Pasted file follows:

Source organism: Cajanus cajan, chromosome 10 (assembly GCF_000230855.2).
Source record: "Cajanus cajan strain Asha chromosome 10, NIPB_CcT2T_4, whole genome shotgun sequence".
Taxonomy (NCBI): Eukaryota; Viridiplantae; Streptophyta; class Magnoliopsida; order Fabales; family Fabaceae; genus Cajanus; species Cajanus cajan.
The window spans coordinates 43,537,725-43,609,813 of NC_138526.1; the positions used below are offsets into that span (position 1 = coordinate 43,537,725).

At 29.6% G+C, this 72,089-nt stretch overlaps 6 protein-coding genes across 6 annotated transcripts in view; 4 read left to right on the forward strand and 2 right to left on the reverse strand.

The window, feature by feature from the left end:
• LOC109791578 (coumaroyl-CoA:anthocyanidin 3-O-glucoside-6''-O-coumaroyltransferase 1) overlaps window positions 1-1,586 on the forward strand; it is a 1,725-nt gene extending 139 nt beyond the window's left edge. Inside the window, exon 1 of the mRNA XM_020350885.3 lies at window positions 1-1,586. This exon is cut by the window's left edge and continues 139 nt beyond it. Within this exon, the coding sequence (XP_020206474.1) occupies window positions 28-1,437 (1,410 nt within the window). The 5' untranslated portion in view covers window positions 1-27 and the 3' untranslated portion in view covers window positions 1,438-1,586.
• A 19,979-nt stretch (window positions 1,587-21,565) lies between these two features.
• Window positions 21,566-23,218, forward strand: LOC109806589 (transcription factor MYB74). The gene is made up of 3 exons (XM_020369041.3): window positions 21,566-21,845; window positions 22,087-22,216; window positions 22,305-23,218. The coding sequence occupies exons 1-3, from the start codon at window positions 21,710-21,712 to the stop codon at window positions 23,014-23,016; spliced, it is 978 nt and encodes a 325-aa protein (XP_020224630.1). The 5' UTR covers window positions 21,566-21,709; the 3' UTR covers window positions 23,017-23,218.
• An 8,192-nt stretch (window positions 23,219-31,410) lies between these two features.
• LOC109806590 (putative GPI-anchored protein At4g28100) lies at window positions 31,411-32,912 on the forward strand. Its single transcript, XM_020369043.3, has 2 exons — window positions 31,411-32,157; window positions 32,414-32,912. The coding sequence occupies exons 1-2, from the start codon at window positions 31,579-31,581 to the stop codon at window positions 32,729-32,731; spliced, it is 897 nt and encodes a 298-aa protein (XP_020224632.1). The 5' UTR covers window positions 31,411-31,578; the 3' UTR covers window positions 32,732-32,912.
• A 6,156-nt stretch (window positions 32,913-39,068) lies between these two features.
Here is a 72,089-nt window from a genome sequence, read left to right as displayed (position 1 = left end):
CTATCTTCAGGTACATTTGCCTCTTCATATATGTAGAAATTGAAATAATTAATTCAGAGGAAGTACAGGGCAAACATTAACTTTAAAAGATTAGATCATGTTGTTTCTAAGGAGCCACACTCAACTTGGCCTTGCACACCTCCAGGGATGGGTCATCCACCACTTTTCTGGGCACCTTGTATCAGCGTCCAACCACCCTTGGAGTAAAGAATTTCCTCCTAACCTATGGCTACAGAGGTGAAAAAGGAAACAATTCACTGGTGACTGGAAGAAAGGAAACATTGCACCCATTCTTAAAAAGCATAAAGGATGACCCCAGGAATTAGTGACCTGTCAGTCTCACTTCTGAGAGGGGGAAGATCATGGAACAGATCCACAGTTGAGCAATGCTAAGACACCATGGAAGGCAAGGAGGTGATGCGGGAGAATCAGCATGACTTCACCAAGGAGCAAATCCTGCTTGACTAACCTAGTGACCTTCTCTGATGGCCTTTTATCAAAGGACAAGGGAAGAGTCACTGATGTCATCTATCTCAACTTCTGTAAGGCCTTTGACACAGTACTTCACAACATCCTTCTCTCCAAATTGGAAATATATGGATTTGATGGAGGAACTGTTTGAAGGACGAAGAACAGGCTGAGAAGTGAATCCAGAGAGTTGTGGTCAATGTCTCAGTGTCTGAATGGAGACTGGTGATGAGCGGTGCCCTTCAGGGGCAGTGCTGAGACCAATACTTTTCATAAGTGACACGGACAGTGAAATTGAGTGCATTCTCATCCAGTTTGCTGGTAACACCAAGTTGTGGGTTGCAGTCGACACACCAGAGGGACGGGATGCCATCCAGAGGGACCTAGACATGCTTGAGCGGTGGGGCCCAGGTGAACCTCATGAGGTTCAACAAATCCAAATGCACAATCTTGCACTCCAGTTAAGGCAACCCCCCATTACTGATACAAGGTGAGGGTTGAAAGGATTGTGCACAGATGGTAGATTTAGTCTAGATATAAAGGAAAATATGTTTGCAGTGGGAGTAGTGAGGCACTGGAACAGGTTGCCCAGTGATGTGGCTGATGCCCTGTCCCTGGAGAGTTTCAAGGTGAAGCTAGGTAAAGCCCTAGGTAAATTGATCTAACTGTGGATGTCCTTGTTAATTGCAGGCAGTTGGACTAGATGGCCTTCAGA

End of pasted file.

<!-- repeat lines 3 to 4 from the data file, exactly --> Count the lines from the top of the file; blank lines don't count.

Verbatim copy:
Taxonomy (NCBI): Eukaryota; Viridiplantae; Streptophyta; class Magnoliopsida; order Fabales; family Fabaceae; genus Cajanus; species Cajanus cajan.
The window spans coordinates 43,537,725-43,609,813 of NC_138526.1; the positions used below are offsets into that span (position 1 = coordinate 43,537,725).